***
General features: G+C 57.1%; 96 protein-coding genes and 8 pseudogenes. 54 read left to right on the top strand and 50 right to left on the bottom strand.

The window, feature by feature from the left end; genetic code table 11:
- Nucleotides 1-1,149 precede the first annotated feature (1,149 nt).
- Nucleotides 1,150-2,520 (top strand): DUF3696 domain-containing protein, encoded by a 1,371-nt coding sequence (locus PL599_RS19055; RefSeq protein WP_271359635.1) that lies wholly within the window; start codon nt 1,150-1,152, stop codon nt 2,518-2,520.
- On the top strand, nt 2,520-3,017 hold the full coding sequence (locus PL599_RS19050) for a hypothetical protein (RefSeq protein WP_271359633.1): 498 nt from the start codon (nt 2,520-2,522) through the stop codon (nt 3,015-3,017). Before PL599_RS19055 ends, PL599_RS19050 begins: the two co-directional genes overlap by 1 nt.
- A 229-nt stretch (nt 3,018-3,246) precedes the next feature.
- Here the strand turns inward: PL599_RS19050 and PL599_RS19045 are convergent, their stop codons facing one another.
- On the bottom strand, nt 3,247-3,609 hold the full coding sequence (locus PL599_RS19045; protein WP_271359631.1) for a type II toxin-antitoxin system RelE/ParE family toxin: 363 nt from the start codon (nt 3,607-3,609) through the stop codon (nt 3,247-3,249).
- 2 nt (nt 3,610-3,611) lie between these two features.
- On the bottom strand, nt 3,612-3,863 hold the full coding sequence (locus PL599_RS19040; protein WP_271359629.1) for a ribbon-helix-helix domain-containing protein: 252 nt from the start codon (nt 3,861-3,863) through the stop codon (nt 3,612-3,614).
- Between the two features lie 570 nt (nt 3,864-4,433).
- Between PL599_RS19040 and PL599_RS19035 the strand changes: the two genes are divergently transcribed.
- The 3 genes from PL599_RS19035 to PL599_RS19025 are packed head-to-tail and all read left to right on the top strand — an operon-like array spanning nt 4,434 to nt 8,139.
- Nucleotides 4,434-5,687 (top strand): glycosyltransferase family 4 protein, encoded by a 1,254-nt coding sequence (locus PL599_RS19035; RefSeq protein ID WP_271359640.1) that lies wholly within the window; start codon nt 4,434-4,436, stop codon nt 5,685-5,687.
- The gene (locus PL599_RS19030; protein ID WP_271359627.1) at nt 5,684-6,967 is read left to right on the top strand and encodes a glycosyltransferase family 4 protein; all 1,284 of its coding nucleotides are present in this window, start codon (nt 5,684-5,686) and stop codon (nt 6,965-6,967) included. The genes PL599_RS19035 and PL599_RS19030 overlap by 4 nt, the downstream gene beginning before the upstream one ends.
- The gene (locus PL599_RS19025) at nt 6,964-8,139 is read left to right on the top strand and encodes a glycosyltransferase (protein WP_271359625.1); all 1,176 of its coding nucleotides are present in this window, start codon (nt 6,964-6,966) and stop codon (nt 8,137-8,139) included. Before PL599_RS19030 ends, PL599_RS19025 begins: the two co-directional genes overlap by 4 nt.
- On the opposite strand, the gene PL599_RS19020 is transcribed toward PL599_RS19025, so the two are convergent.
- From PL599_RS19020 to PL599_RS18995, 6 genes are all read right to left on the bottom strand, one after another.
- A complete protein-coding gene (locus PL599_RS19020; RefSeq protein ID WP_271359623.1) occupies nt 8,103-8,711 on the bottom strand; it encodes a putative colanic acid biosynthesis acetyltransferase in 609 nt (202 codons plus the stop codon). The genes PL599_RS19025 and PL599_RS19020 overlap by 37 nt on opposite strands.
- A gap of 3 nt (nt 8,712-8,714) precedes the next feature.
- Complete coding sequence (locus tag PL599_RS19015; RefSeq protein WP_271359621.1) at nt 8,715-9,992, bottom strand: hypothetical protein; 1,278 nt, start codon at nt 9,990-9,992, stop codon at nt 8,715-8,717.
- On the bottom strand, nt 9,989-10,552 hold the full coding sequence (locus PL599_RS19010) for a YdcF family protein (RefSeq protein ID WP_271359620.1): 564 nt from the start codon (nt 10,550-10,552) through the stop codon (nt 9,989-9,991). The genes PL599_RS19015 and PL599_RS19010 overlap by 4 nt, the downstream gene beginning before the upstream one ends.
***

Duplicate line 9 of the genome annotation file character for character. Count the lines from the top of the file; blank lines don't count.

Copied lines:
- 2 nt (nt 3,610-3,611) lie between these two features.